The fall 2015 semester was certainly a busy one for Spiders, from spinning webs in the office cubicles to keeping up with coursework in the classrooms. With the spring semester now in our midst, several Spiders took time out of their busy schedule to tell us about the projects they were working on, the skills they acquired or improved, and what they enjoyed most about working here last year.
Spiders grew on both personal and professional levels during the fall semester. If you are interested in finding out more about what the Spiders have been working on, feel free to reach out to email@example.com.
In her position as a coordinator, Katie Canete, a sophomore in the Bandier Program for Music and Entertainment Industries, keeps the Spiders in top shape by managing their schedules and the much-anticipated potlucks. She explains that it took her some time to settle into her role and to make sure everyone was on the same page, but soon realized that the best way for her to be an effective leader was to get to know everyone beyond the surface level. “Spiders is a collective of passionate people who know what they like to do and are good at what they do,” Katie says, adding that she likes working at Spiders because everyone seems genuinely happy to be here.
The graphic designers have been working on a wide range of projects, from Snapchat geofilters to icon sets representing the schools and colleges of Syracuse University, and are looking forward to new creative ventures this semester. “The biggest challenge was the steep learning curve, especially on the design side of things, as I had no ‘formal’ training. Although, I did enjoy learning on the job as I went along,” Megan Elliot, a computer art and animation major says. Megan explains that she has grown as a designer with a refresher course in InDesign and a recent introduction to HTML and CSS coding languages, along with constructive criticism she has received from fellow Spiders. She designed and developed her own portfolio website, created infographics and a SVG banner for the Spiders website, and designed several posters among others.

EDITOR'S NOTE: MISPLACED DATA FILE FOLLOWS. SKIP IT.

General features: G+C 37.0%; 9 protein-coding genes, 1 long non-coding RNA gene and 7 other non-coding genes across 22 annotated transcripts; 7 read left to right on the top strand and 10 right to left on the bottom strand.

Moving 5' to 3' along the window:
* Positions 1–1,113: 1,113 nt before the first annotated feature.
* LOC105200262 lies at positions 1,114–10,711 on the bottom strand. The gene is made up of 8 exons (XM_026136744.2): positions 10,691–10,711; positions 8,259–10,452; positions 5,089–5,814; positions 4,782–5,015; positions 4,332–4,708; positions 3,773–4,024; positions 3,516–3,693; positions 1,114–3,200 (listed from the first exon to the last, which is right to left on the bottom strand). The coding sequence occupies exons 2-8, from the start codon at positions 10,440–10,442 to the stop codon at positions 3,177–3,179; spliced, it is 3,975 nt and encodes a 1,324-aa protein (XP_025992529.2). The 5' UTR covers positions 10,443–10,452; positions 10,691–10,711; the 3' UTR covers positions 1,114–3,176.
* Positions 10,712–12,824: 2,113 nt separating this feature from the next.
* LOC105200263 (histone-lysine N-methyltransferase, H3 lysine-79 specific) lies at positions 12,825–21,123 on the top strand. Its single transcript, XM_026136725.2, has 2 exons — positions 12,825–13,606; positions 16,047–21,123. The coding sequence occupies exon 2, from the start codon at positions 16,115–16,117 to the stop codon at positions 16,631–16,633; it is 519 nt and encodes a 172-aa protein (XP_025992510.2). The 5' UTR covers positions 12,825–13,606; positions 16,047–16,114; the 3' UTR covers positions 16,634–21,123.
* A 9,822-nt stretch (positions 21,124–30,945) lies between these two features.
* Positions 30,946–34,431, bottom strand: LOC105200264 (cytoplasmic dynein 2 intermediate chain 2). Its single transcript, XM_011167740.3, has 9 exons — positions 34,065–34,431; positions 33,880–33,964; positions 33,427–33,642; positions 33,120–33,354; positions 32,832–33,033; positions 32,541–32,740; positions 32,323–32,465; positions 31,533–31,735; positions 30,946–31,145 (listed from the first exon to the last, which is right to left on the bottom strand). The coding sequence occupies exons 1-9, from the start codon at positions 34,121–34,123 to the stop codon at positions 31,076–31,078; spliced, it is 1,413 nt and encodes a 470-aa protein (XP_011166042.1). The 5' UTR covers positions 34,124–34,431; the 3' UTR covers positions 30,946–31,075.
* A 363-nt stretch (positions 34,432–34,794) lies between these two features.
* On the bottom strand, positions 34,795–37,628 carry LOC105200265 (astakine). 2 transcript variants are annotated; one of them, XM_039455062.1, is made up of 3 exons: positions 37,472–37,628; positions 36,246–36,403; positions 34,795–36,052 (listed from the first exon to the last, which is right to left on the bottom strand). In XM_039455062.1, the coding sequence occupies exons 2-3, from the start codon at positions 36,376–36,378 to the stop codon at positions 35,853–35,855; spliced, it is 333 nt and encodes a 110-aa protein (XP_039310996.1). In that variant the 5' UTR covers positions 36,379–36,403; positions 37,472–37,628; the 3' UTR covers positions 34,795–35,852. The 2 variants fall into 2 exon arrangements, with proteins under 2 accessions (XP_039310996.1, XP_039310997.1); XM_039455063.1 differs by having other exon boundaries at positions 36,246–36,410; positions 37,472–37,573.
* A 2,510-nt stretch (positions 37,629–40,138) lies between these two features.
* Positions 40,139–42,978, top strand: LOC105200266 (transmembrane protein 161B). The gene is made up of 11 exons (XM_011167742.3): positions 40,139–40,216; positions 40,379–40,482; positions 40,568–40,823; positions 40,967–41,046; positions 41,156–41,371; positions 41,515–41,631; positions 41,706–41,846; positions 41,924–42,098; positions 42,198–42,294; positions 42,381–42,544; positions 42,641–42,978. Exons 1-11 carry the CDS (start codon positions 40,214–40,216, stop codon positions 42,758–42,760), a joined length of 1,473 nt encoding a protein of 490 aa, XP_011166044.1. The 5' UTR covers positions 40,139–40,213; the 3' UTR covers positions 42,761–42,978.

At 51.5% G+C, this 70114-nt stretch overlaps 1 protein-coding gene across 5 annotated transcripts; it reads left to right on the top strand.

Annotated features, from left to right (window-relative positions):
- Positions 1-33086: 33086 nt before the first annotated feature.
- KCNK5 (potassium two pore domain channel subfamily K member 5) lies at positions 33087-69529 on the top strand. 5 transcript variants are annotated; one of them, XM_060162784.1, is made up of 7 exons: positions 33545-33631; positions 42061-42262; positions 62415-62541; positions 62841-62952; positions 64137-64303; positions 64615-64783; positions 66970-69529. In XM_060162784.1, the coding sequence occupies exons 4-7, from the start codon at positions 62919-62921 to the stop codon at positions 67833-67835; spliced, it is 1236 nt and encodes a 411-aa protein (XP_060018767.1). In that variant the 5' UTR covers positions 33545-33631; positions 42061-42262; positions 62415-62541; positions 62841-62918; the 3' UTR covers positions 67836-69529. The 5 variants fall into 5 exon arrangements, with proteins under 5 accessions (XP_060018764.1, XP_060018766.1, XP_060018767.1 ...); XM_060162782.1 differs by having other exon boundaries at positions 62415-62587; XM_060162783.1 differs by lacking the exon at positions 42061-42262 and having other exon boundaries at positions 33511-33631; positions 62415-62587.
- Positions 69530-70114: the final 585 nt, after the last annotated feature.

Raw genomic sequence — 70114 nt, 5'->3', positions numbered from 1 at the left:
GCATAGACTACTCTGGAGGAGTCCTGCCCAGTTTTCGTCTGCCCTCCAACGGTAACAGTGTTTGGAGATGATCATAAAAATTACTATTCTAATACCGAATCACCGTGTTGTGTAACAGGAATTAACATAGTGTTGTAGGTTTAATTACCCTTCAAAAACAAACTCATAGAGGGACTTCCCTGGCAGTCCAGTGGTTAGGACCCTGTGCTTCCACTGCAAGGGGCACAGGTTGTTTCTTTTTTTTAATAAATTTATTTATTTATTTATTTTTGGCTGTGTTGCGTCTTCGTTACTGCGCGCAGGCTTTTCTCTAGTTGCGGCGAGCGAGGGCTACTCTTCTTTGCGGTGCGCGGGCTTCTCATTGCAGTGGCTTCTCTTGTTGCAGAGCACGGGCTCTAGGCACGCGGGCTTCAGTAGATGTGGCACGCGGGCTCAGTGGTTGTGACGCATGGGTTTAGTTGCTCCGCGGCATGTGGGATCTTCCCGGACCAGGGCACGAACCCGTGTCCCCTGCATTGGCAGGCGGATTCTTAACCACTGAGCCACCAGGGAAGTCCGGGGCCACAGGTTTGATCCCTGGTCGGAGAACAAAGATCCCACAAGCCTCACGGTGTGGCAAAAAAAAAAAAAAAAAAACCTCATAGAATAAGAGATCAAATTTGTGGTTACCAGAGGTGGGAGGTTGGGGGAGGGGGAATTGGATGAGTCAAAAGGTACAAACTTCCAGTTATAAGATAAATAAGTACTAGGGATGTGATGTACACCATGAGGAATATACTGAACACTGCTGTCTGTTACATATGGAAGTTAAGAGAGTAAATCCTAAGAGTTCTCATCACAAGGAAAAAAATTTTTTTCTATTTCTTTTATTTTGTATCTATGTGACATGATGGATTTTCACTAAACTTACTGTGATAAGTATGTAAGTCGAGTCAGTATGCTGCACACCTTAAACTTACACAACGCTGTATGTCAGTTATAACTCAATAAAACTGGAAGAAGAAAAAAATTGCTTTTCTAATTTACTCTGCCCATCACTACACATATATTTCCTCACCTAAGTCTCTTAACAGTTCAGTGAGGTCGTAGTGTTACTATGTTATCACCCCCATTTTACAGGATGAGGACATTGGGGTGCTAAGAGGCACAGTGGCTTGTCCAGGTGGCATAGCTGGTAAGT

Kate Percevault, a senior communication design major, learned the basics of motion graphics in AfterEffects last semester and her main project was to design an icon set featuring each of the different schools and colleges of SU. She is proud of the final design, but explains that she tackled some issues getting there. “This icon set didn’t start out with what I designed. I came up with different approaches and at one point I was creating vector illustrations of almost every building on campus,” Kate says. “I was trying to make them cohesive and that was difficult because they had to be about the same scale and have the same presence. That gets tricky when a building is three times larger than another.” She is now working on a teaser video showcasing these icons.
The web developers have been diligent this semester developing the sites of SU and creating themes and plugins for WordPress and Confluence. “My main goal was to impress Jono, and I think I did that with the data visualization project,” Shazif Shaikh, a freshman aerospace engineering major, says. He explains that this project, a filtering mechanism for sorting posts, was his first task at Spiders and it helped to strengthen his bond with the other web developers. Shazif set goals to learn new coding languages and refine his skills in PHP and jQuery, and simultaneously created his own projects. He has worked on several school portfolio templates and tested new ways to better present interactive maps through WordPress plugins. Shazif loves his job at Spiders as he is able to work with people who (sometimes) appreciate his jokes and make good food for the potlucks. “I’m grateful for the Spiders, as they helped me through the first semester of college,” he says.